FPdGi Awards

Valentín Fuster, Pau Gasol and Teresa Perales reveal the secrets of their success

The NBA star confesses that when he was young he was told he was no good at basketball


Cardiologist Valentín Fuster, basketball player Pau Gasol and Paralympic swimmer Teresa Perales have opened the 2018 Princess of Girona Foundation Awards ceremony, presided over by Their Majesties the King and Queen of Spain, at the Espai Mas Marroch –  El Celler de Can Roca’s events centre.

Moderated by Spanish National Radio journalist Pepa Fernández, the three guest speakers revealed the secrets of their success in their respective careers and the values that have accompanied them throughout their journeys. Fuster regretted that “we are losing our young people and then we are negligent because we criticise them”; Gasol remembered that his best advice was “be grateful for what you have and don’t limit yourself”; and Perales underlined the importance of having challenges in life “because it’s what keeps us alive”.

Furthermore, during the opening dialogue, Gasol also admitted that when he was a child he wasn’t very good at playing basketball, but that “with eagerness, enthusiasm and determination” he began to develop his skills in this sport: “Basketball is a journey”. “When you’re told that you can’t do it, it has a real impact on you. That type of input of telling someone that they are no good at something has to be transformed” insisted the sportsman, who was the first Spaniard to play an All Star Game.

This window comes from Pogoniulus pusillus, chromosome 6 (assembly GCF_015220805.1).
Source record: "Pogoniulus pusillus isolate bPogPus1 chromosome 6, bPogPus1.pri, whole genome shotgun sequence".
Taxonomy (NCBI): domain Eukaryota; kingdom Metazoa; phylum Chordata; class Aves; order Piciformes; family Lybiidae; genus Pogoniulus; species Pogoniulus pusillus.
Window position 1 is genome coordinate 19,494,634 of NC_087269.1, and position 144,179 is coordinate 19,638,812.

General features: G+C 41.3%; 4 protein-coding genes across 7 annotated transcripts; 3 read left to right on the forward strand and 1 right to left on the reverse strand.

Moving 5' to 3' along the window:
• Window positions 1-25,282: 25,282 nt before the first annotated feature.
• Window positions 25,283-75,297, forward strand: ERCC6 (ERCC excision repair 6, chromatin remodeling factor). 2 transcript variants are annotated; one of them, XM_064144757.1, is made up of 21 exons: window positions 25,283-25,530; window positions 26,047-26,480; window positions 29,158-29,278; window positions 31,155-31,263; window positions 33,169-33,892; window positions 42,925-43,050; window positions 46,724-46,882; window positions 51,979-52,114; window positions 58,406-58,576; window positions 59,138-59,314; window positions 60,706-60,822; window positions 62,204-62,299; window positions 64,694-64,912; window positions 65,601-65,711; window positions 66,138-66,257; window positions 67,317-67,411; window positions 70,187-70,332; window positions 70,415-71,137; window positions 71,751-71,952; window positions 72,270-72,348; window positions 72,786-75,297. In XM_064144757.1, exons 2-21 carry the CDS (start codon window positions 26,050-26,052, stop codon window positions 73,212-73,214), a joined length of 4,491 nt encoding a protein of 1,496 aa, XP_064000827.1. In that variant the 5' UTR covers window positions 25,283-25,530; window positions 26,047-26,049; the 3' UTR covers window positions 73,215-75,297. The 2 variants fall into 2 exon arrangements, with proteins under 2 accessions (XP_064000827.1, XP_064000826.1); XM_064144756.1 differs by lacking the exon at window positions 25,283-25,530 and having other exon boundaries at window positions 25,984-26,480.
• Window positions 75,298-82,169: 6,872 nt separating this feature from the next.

Fuster urged the audience to talk to their children and grandchildren “in a positive way”: “if there is something negative to be said, you must know how to present it in a positive way”. Moreover, he revealed why he decided to become a cardiologist: “My tutor had a heart attack at the age of 42 and he said to me: this is a subject that I do not know enough about and I want you to become an expert in it”. And now he is the only cardiologist to have received the four awards presented by the four main international cardiology organisations.

Perales recognised that, when she found herself in a wheelchair, she decided to replace judo with swimming: “I swapped kicks for strokes”. And when faced with difficulties, according to the Paralympic swimmer, “there are only two options: complain and protest or just get on with it”. And a phrase that really affected her was something her trainer said to her when she first started out in the swimming world: “You are a rough diamond that needs to be polished”. “And that sentence changed my life”.

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